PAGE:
> users to either cough up a ton of money to upgrade the feed to their
    > new system, or they tell them to limit the starting kVA. Along those
    > lines, there are 3 choices.
    >
    > 1) A VFD, but at 4160V you will be looking at $250,000 by the time it
    > is all said and done. The advantage: a VFD can start the load at 100%
    > FLA, and since you alrerady know the system can handle 100% FLA, you
    > know in advance that the VFD will work.
    >
    > 2) Pony motor starting. This is the suggestion from above wherein you
    > can use a small motor to get the fan moving, then switch over to the
    > main motor after it is already spinning. Theoretically it could work,
    > but when the 4160V motor is connected, there is still a massive inrush
    > even if the fan is already moving, just smaller by a few percent. This
    > is very expensive to experiment with only to find out it didn't work!
    > They also tend to add mecahnical safety issues to the problem.
    >
    > 3) Reduced Voltage Starting. This is what was mentioned above as
    > either Autotransformer (RVAT) starting or Solid State (RVSS) starting.
    > In this HP size the RVAT will be slightly cheaper (if you ignore motor
    > protection issues), but riskier and very big and heavy in comparison.
    > Risky because again, you are not 100% sure it will work until you try
    > it. RVSS is going to cost more up front, however most RVSS starters
    > now come with protection systems comparable to Multilin Relays
    > built-in, so if you add the cost of that to an RVAT, it comes out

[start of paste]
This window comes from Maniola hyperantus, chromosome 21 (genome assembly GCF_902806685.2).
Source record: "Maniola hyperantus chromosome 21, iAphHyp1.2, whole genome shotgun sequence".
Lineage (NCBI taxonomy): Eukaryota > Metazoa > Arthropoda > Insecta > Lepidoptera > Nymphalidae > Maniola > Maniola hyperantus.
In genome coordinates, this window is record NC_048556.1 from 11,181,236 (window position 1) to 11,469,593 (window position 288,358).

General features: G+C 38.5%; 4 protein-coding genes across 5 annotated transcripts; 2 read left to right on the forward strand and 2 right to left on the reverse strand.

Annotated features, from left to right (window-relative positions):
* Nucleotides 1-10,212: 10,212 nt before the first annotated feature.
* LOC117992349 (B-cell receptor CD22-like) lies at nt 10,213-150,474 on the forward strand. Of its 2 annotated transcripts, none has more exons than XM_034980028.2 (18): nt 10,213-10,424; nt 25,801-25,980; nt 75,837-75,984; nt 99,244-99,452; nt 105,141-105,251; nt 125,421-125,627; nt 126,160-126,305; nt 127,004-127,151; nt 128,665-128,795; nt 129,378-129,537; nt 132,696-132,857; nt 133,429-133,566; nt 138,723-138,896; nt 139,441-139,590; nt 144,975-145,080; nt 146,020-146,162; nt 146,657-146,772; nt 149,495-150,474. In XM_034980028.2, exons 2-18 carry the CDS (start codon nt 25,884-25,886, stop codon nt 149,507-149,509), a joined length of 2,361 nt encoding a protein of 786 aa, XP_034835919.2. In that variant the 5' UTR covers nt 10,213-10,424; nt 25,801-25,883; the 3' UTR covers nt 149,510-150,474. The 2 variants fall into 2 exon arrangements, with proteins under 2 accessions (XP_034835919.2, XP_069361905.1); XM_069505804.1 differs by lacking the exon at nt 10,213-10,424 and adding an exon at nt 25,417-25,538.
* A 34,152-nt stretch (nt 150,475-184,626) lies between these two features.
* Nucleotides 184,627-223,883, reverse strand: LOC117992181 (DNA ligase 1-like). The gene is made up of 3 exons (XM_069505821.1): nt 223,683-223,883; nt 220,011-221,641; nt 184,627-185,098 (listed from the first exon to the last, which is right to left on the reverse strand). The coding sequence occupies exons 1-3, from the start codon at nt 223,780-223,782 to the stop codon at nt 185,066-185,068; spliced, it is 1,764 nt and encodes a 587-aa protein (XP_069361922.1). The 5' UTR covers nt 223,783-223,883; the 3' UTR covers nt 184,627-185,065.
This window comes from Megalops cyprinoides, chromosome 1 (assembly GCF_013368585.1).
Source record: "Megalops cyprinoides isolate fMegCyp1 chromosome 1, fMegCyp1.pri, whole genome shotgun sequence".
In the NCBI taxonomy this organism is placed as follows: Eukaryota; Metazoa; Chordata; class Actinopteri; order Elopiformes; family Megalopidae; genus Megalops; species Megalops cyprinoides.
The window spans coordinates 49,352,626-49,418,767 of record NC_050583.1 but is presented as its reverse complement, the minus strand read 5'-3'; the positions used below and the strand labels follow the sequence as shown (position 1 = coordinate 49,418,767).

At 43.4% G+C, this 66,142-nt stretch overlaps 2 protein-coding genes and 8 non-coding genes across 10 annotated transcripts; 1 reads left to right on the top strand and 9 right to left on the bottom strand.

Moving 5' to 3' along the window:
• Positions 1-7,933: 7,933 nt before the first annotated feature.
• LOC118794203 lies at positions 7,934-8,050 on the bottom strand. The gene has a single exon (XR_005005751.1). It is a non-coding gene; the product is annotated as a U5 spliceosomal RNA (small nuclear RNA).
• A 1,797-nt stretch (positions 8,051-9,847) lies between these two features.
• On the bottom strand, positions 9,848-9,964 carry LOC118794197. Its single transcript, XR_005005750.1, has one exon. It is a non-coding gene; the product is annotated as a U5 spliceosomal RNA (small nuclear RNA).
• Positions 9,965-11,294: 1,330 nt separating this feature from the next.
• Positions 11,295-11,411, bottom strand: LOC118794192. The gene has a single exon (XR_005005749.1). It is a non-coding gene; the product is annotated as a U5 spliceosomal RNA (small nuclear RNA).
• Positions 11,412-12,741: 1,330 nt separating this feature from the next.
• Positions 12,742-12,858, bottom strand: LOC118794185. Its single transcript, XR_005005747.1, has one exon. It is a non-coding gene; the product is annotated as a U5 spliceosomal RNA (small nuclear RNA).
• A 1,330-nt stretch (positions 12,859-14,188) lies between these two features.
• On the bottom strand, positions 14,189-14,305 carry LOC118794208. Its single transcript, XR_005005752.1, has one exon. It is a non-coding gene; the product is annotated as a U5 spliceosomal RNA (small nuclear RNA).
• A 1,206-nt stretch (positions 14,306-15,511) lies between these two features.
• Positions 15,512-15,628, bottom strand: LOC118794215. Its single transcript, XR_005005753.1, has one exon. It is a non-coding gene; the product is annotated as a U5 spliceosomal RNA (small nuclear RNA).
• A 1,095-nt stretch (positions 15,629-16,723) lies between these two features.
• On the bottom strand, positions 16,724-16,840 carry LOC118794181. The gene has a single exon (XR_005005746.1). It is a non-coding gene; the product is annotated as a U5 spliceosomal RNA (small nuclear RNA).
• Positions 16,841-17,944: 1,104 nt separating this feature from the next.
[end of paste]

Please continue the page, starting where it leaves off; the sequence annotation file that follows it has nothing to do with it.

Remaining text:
> even. The best part is that RVSS manufacturers will often do a
    > Transient Motor Starting analysis for you for free if you can provide
    > all the motor, power system and load data to them. I used Motortronics
    > on 3 projects last year and every one of them came out dead on to the
    > TMS analysis they did prior to my purchasing them. So I knew in
    > advance that it would work before I purchased them. On a 4th project,
    > the utility restrictions were too severe so I had to use a VFD.
    > Motortronics ran the TMS study for me and told me that any RVSS would
    > not work, so essentially they lost the order. So at $25,000 each for
    > the RVSS's and $250,000 for the VFD, I looked at it as though
    > Motortronics saved me $225,000 each on 3 projects! The Motortronics is
    > the one sold by ABB as well as mentioned above. The first ones I used
    > 5 years ago came from ABB as part of a package deal, and I would still
    > go that way again if the project called for it, but when I just wanted
    > the starters alone, I went directly to the manufacturer.
    >
    > If you want to get more opinions on this, try logging onto
    > http://eng-tips.com and go to the Electric Motors and Controls forum
    > to post a question. Great resource, free as long as you register, and
    > they DO NOT sell your email address.


    Reduced voltage starters that I have worked on will not limit the current
    much. Starting current values on our 4160 chillers are 3/4 of full load.
    'course that could be the operators. I just look at the load data once a
    month.

    No one ever said that medium voltage was inexpensive.

    One other thing that you should be aware of,
    Unless the technology has gotten a lot better in the last couple of years.
    Medium voltage motor controls really do not like heat. I know of a water
    pumping plant in N. Phoenix that has a 10 ton air conditioner sitting on top